We don’t recognize a huge number of starches as safe, so it’s nice to find ways to prepare our favorite safe starches that give a slightly different taste.
By happy coincidence, we were planning a Gnocchi post today, and Cathryn left a gnocchi recipe this morning:
I made these Gnocchi (potato dumplings) the other night and they were delicious and so easy, a kid could make them. I used one potato (about 220 grams) boiled in the skin for about 30 minutes, left it to cool, then peeled it and mashed it up. I added one beaten egg, a little sea salt and 20-30 grams of tapioca starch (the amount needed depends on the moisture content of the potato. You want a fairly stiff dough). Put it in the fridge til just before dinner, then took out the dough and using a board dusted with more tapioca starch, rolled it into a “rope” about 1 inch thick and then cut it into pieces about 1 inch long. Dropped it into gently boiling water for about 2-3 minutes (the dumplings float), drained it, threw in chopped, fresh garden herbs and a lot of butter and had it with roasted chicken. Really good, very versatile and a recipe that could be tweaked in numerous ways.
This was essentially our recipe too. We tested three kinds of starch – potato starch, tapioca starch, and rice flour – and liked the potato starch best, but all three worked. We made two kinds of sauces, a Bolognese-style sauce and a pesto sauce, but of course safe starches can be matched with anything – Cathryn’s herbs, butter, and roasted chicken sound great!
Making The Gnocchi
As Cathryn says, start by boiling a potato. It should be fully but not overcooked:
You want to break up any potato lumps and an easy way to assure that is to press the potato through a strainer:
Wait until the potato is cool (otherwise the egg will cook) and mix in one egg per potato, and some salt:
Add 1/3 cup potato starch (tapioca starch and rice flour may also be used, but we liked potato starch best:
Knead the resulting mixture into a dough and move to a cutting board. Gradually mix in additional starch, rolling and kneading the dough to mix thoroughly, until the consistency is similar to the fleshy part of your palm at the base of the thumb:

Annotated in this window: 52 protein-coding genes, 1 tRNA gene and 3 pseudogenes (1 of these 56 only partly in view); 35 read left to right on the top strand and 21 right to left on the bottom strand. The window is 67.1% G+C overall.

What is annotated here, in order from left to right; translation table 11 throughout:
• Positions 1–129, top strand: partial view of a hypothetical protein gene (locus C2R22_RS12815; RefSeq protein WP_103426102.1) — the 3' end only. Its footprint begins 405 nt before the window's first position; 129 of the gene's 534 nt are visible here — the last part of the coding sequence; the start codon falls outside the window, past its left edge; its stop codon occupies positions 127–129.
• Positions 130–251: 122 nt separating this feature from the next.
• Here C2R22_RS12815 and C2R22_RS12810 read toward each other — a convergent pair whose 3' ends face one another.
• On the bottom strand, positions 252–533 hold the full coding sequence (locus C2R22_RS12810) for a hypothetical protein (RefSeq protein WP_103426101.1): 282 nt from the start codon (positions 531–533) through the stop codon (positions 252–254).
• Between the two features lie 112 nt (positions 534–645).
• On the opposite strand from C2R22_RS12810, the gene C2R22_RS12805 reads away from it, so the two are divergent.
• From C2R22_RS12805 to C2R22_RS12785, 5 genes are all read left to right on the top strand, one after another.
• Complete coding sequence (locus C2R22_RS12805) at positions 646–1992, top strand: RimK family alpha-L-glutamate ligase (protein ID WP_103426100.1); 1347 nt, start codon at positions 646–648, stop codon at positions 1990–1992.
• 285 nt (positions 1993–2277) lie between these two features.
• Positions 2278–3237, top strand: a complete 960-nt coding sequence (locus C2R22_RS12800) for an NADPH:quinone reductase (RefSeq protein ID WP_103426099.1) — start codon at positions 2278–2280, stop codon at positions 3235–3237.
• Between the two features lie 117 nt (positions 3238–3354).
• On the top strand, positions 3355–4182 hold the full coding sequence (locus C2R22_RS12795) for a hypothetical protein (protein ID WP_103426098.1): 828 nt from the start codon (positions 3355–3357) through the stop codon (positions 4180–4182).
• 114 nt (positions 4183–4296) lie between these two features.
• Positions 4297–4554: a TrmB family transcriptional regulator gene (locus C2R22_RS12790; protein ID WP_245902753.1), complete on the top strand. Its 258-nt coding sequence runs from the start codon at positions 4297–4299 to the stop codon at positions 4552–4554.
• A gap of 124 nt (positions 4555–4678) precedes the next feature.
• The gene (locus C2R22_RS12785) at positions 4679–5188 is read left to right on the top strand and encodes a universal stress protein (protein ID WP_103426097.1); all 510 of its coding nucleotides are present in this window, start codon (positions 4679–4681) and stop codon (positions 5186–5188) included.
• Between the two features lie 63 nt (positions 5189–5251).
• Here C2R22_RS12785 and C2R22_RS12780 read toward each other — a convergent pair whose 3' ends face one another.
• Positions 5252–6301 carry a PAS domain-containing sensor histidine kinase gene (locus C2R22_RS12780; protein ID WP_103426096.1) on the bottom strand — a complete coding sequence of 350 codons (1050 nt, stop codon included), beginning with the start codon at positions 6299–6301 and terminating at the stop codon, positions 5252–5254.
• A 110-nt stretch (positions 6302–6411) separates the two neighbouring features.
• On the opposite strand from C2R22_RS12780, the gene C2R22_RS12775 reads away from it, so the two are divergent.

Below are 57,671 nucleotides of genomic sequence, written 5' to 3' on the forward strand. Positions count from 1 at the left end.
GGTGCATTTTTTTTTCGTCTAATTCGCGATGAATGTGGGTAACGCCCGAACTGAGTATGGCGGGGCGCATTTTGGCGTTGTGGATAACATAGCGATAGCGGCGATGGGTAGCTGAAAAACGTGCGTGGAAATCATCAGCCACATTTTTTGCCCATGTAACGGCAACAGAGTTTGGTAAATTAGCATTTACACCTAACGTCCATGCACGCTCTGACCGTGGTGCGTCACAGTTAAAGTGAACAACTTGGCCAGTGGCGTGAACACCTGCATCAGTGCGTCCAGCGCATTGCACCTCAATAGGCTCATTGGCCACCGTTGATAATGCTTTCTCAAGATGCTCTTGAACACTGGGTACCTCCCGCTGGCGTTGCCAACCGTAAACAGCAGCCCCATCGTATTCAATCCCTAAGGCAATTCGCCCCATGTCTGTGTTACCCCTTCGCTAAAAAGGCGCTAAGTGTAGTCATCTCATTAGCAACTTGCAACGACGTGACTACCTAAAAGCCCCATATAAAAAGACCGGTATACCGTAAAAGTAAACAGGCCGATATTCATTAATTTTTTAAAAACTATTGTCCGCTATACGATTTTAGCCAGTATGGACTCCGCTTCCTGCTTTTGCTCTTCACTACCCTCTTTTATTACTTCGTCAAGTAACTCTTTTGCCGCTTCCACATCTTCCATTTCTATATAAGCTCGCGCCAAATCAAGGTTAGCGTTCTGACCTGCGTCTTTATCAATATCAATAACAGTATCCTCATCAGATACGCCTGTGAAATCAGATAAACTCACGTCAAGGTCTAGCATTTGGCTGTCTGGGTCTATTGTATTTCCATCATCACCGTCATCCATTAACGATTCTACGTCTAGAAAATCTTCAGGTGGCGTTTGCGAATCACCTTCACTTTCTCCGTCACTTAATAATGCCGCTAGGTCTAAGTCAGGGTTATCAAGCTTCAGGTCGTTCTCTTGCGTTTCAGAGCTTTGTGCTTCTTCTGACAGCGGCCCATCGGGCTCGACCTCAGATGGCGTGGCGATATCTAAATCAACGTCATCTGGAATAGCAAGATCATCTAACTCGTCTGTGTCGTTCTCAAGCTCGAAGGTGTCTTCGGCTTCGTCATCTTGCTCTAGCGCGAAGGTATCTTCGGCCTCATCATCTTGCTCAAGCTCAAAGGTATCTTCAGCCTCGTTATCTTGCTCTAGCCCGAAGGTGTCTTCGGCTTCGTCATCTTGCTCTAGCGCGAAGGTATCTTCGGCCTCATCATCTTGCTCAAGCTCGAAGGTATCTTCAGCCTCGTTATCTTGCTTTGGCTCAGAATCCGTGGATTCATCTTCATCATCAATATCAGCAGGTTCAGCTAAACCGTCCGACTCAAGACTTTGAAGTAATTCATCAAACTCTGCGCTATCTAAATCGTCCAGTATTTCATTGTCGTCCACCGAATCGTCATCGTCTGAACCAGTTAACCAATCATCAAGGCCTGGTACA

Once you like the consistency, you can divide the dough into pieces, roll them out, and carve little patterns in the rolls with a fork:
Dice up the dough into bite-size pieces and drop them into boiling water to finish cooking:
When they float, they’re done.
Making the Sauce
Any sauce will do. We’ve previously blogged about Pesto (Mar 27, 2011) and Bolognese style sauces (Cranky Grouch’s Spaghetti, Feb 6, 2011), but there are many possibilities. As in Cathryn’s recipe, just butter on potatoes is excellent, and with meat and vegetables makes a meal.
Here’s what we did today. We put onions, tomatoes, and garlic with a little oil and some herbs in a wok:
We have a hand blender that can puree vegetables in the pan, which is nice because it leaves less to clean up:
We had some leftover meat to get rid of, so that went in the sauce:
After a little simmering we spread the sauce over the gnocchi, added some parmesan cheese, and called it lunch:
We also made a pesto sauce, this time with an equal mix of pistachio and macadamia nuts (highly recommended!):
Cathryn’s conclusion is just right:
Really good, very versatile and a recipe that could be tweaked in numerous ways.
Potatoes have great nutritional value (lots of potassium and other nutrients), but it’s easy to get bored with the texture. Gnocchi has the same nutritional profile but a chewy, doughy texture that gives a different taste. Try it – you’ll like it!